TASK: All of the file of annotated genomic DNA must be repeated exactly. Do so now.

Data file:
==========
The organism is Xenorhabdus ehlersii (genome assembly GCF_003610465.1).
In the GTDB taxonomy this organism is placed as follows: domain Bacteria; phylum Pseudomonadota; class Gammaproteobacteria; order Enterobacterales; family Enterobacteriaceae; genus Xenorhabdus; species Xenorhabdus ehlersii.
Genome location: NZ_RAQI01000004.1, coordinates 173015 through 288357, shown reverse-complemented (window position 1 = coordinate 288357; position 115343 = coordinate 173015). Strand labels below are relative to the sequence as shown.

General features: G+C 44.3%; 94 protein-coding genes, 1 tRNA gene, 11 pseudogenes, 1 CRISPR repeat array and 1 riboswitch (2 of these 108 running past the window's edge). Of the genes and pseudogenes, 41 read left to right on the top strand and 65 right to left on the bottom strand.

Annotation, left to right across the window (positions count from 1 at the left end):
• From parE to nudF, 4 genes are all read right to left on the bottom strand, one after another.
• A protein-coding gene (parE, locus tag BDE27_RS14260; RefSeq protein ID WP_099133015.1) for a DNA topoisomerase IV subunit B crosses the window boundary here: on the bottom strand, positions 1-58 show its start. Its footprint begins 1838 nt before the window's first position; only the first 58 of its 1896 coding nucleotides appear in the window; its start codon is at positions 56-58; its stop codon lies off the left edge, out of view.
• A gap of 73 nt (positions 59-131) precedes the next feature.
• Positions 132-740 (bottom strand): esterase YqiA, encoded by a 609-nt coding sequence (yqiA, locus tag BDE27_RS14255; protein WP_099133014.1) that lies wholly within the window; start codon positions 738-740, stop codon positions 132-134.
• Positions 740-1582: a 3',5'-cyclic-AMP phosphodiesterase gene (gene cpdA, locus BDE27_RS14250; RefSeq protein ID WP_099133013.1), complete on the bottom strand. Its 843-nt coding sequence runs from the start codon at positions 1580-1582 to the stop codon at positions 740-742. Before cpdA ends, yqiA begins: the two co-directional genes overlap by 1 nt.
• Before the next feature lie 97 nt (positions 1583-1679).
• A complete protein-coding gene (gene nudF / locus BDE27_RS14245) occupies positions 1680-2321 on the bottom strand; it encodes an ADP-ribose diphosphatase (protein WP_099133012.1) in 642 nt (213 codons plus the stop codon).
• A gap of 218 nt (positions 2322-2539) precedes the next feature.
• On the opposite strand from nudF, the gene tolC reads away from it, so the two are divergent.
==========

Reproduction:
The organism is Xenorhabdus ehlersii (genome assembly GCF_003610465.1).
In the GTDB taxonomy this organism is placed as follows: domain Bacteria; phylum Pseudomonadota; class Gammaproteobacteria; order Enterobacterales; family Enterobacteriaceae; genus Xenorhabdus; species Xenorhabdus ehlersii.
Genome location: NZ_RAQI01000004.1, coordinates 173015 through 288357, shown reverse-complemented (window position 1 = coordinate 288357; position 115343 = coordinate 173015). Strand labels below are relative to the sequence as shown.

General features: G+C 44.3%; 94 protein-coding genes, 1 tRNA gene, 11 pseudogenes, 1 CRISPR repeat array and 1 riboswitch (2 of these 108 running past the window's edge). Of the genes and pseudogenes, 41 read left to right on the top strand and 65 right to left on the bottom strand.

Annotation, left to right across the window (positions count from 1 at the left end):
• From parE to nudF, 4 genes are all read right to left on the bottom strand, one after another.
• A protein-coding gene (parE, locus tag BDE27_RS14260; RefSeq protein ID WP_099133015.1) for a DNA topoisomerase IV subunit B crosses the window boundary here: on the bottom strand, positions 1-58 show its start. Its footprint begins 1838 nt before the window's first position; only the first 58 of its 1896 coding nucleotides appear in the window; its start codon is at positions 56-58; its stop codon lies off the left edge, out of view.
• A gap of 73 nt (positions 59-131) precedes the next feature.
• Positions 132-740 (bottom strand): esterase YqiA, encoded by a 609-nt coding sequence (yqiA, locus tag BDE27_RS14255; protein WP_099133014.1) that lies wholly within the window; start codon positions 738-740, stop codon positions 132-134.
• Positions 740-1582: a 3',5'-cyclic-AMP phosphodiesterase gene (gene cpdA, locus BDE27_RS14250; RefSeq protein ID WP_099133013.1), complete on the bottom strand. Its 843-nt coding sequence runs from the start codon at positions 1580-1582 to the stop codon at positions 740-742. Before cpdA ends, yqiA begins: the two co-directional genes overlap by 1 nt.
• Before the next feature lie 97 nt (positions 1583-1679).
• A complete protein-coding gene (gene nudF / locus BDE27_RS14245) occupies positions 1680-2321 on the bottom strand; it encodes an ADP-ribose diphosphatase (protein WP_099133012.1) in 642 nt (213 codons plus the stop codon).
• A gap of 218 nt (positions 2322-2539) precedes the next feature.
• On the opposite strand from nudF, the gene tolC reads away from it, so the two are divergent.